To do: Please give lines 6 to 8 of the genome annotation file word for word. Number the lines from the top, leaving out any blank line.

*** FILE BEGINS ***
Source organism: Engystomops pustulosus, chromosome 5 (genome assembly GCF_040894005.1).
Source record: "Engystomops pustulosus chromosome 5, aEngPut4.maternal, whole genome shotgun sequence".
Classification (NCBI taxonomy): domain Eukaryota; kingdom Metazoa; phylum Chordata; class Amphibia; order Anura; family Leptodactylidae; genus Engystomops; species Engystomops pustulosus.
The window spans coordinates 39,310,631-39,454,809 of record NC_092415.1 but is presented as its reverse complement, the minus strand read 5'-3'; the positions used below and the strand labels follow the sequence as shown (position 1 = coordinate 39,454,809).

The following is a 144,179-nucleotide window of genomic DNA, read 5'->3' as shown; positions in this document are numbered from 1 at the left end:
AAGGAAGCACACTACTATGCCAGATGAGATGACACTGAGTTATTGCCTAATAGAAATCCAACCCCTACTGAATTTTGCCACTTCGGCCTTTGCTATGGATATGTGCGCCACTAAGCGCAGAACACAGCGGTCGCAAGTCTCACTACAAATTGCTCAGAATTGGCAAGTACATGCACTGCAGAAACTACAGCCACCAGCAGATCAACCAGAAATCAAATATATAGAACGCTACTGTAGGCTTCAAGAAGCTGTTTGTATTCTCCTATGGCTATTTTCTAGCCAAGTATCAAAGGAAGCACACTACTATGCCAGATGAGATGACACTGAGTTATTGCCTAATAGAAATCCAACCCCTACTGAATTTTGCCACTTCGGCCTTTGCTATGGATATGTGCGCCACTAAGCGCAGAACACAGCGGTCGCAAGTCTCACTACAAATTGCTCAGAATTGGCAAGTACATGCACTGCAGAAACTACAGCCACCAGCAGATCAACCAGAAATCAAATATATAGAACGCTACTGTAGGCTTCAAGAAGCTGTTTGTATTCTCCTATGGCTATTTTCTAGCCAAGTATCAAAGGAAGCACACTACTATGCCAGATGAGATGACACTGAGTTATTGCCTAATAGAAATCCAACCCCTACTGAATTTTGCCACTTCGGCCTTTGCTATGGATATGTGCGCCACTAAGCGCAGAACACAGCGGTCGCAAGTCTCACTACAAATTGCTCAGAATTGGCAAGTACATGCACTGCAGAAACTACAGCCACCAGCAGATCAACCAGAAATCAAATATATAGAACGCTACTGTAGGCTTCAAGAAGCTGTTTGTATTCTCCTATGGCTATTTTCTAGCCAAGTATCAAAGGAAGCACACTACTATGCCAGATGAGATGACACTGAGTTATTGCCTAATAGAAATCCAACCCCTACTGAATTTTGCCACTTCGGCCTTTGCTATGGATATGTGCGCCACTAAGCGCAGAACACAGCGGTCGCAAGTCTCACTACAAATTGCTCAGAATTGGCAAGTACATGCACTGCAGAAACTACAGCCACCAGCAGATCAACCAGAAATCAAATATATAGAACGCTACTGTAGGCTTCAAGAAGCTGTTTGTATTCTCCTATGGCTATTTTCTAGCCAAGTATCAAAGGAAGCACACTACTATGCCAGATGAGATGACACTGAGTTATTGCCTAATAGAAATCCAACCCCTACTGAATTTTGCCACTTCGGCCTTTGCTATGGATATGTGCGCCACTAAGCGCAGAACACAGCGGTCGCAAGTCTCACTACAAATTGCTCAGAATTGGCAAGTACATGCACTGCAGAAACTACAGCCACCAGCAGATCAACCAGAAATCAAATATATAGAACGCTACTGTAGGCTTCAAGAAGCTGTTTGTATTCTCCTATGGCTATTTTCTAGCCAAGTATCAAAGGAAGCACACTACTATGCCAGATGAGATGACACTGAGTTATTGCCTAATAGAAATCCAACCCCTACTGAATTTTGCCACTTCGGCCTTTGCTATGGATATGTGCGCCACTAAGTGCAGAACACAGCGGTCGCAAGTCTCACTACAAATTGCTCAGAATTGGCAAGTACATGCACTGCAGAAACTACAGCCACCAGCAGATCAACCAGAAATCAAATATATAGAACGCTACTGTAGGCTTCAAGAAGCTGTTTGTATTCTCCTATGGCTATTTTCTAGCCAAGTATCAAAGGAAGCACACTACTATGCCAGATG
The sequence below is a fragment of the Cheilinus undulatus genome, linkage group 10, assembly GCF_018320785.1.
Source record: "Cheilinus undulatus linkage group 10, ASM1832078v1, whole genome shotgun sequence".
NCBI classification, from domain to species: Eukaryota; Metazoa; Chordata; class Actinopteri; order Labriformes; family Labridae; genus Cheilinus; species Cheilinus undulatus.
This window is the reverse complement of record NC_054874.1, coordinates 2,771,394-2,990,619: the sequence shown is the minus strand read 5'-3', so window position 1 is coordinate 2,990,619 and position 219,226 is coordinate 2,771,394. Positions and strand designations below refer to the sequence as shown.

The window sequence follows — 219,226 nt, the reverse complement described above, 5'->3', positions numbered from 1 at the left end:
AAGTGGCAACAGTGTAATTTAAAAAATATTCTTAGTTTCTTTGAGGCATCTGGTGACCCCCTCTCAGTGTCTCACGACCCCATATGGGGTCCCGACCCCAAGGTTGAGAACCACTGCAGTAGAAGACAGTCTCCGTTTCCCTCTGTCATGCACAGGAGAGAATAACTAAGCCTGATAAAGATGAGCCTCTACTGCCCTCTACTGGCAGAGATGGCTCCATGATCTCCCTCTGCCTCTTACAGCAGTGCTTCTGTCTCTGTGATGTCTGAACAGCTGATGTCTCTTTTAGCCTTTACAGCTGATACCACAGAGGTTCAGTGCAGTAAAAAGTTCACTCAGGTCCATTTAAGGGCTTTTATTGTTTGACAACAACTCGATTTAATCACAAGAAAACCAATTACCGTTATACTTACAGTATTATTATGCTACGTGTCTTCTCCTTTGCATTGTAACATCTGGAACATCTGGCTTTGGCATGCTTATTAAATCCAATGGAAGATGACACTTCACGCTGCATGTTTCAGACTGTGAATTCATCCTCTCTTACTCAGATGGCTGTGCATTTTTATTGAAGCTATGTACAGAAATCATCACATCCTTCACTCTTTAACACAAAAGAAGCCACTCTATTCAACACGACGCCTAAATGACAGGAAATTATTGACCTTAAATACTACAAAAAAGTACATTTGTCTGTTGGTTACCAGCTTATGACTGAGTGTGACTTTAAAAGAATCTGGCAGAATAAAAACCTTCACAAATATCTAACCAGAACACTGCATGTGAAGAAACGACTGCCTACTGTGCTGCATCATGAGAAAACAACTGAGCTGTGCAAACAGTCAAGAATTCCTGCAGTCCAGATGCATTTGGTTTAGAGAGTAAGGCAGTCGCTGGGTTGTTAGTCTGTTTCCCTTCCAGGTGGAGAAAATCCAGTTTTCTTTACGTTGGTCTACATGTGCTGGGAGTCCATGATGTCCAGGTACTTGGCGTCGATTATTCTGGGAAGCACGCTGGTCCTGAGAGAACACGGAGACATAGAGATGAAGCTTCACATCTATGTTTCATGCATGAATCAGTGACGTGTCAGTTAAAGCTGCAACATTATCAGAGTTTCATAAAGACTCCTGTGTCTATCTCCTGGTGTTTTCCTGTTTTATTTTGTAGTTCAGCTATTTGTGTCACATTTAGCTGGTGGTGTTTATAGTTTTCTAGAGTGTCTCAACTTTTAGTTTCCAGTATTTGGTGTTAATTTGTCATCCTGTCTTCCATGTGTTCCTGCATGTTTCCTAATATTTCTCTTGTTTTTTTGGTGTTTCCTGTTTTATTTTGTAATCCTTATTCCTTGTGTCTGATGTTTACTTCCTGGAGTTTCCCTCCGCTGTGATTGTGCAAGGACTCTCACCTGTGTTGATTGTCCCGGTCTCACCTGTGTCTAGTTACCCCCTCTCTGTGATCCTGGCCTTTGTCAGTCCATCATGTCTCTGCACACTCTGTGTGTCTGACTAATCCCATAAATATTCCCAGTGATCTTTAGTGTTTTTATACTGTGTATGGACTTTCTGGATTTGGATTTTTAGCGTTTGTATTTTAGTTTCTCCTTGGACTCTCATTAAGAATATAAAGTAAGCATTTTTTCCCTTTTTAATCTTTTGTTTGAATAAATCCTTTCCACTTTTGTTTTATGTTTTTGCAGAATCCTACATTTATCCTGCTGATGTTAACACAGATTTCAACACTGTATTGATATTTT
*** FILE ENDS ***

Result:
AAGGAAGCACACTACTATGCCAGATGAGATGACACTGAGTTATTGCCTAATAGAAATCCAACCCCTACTGAATTTTGCCACTTCGGCCTTTGCTATGGATATGTGCGCCACTAAGCGCAGAACACAGCGGTCGCAAGTCTCACTACAAATTGCTCAGAATTGGCAAGTACATGCACTGCAGAAACTACAGCCACCAGCAGATCAACCAGAAATCAAATATATAGAACGCTACTGTAGGCTTCAAGAAGCTGTTTGTATTCTCCTATGGCTATTTTCTAGCCAAGTATCAAAGGAAGCACACTACTATGCCAGATGAGATGACACTGAGTTATTGCCTAATAGAAATCCAACCCCTACTGAATTTTGCCACTTCGGCCTTTGCTATGGATATGTGCGCCACTAAGCGCAGAACACAGCGGTCGCAAGTCTCACTACAAATTGCTCAGAATTGGCAAGTACATGCACTGCAGAAACTACAGCCACCAGCAGATCAACCAGAAATCAAATATATAGAACGCTACTGTAGGCTTCAAGAAGCTGTTTGTATTCTCCTATGGCTATTTTCTAGCCAAGTATCAAAGGAAGCACACTACTATGCCAGATGAGATGACACTGAGTTATTGCCTAATAGAAATCCAACCCCTACTGAATTTTGCCACTTCGGCCTTTGCTATGGATATGTGCGCCACTAAGCGCAGAACACAGCGGTCGCAAGTCTCACTACAAATTGCTCAGAATTGGCAAGTACATGCACTGCAGAAACTACAGCCACCAGCAGATCAACCAGAAATCAAATATATAGAACGCTACTGTAGGCTTCAAGAAGCTGTTTGTATTCTCCTATGGCTATTTTCTAGCCAAGTATCAAAGGAAGCACACTACTATGCCAGATGAGATGACACTGAGTTATTGCCTAATAGAAATCCAACCCCTACTGAATTTTGCCACTTCGGCCTTTGCTATGGATATGTGCGCCACTAAGCGCAGAACACAGCGGTCGCAAGTCTCACTACAAATTGCTCAGAATTGGCAAGTACATGCACTGCAGAAACTACAGCCACCAGCAGATCAACCAGAAATCAAATATATAGAACGCTACTGTAGGCTTCAAGAAGCTGTTTGTATTCTCCTATGGCTATTTTCTAGCCAAGTATCAAAGGAAGCACACTACTATGCCAGATGAGATGACACTGAGTTATTGCCTAATAGAAATCCAACCCCTACTGAATTTTGCCACTTCGGCCTTTGCTATGGATATGTGCGCCACTAAGCGCAGAACACAGCGGTCGCAAGTCTCACTACAAATTGCTCAGAATTGGCAAGTACATGCACTGCAGAAACTACAGCCACCAGCAGATCAACCAGAAATCAAATATATAGAACGCTACTGTAGGCTTCAAGAAGCTGTTTGTATTCTCCTATGGCTATTTTCTAGCCAAGTATCAAAGGAAGCACACTACTATGCCAGATGAGATGACACTGAGTTATTGCCTAATAGAAATCCAACCCCTACTGAATTTTGCCACTTCGGCCTTTGCTATGGATATGTGCGCCACTAAGTGCAGAACACAGCGGTCGCAAGTCTCACTACAAATTGCTCAGAATTGGCAAGTACATGCACTGCAGAAACTACAGCCACCAGCAGATCAACCAGAAATCAAATATATAGAACGCTACTGTAGGCTTCAAGAAGCTGTTTGTATTCTCCTATGGCTATTTTCTAGCCAAGTATCAAAGGAAGCACACTACTATGCCAGATG
The sequence below is a fragment of the Cheilinus undulatus genome, linkage group 10, assembly GCF_018320785.1.
Source record: "Cheilinus undulatus linkage group 10, ASM1832078v1, whole genome shotgun sequence".